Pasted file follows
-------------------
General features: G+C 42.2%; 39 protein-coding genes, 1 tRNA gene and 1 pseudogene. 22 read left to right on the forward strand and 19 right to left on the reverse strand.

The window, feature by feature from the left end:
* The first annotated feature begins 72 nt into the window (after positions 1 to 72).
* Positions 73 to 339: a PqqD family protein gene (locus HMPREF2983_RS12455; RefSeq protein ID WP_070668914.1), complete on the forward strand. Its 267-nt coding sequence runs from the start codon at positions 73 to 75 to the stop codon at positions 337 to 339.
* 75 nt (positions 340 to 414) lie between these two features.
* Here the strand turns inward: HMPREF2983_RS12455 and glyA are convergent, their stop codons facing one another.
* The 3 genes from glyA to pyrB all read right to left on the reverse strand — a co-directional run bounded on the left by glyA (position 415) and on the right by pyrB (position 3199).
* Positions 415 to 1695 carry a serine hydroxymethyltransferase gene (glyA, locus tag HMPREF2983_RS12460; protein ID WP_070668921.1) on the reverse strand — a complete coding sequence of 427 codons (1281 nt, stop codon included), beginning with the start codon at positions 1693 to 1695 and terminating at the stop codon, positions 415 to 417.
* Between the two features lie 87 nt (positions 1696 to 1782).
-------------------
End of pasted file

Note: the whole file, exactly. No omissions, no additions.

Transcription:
General features: G+C 42.2%; 39 protein-coding genes, 1 tRNA gene and 1 pseudogene. 22 read left to right on the forward strand and 19 right to left on the reverse strand.

The window, feature by feature from the left end:
* The first annotated feature begins 72 nt into the window (after positions 1 to 72).
* Positions 73 to 339: a PqqD family protein gene (locus HMPREF2983_RS12455; RefSeq protein ID WP_070668914.1), complete on the forward strand. Its 267-nt coding sequence runs from the start codon at positions 73 to 75 to the stop codon at positions 337 to 339.
* 75 nt (positions 340 to 414) lie between these two features.
* Here the strand turns inward: HMPREF2983_RS12455 and glyA are convergent, their stop codons facing one another.
* The 3 genes from glyA to pyrB all read right to left on the reverse strand — a co-directional run bounded on the left by glyA (position 415) and on the right by pyrB (position 3199).
* Positions 415 to 1695 carry a serine hydroxymethyltransferase gene (glyA, locus tag HMPREF2983_RS12460; protein ID WP_070668921.1) on the reverse strand — a complete coding sequence of 427 codons (1281 nt, stop codon included), beginning with the start codon at positions 1693 to 1695 and terminating at the stop codon, positions 415 to 417.
* Between the two features lie 87 nt (positions 1696 to 1782).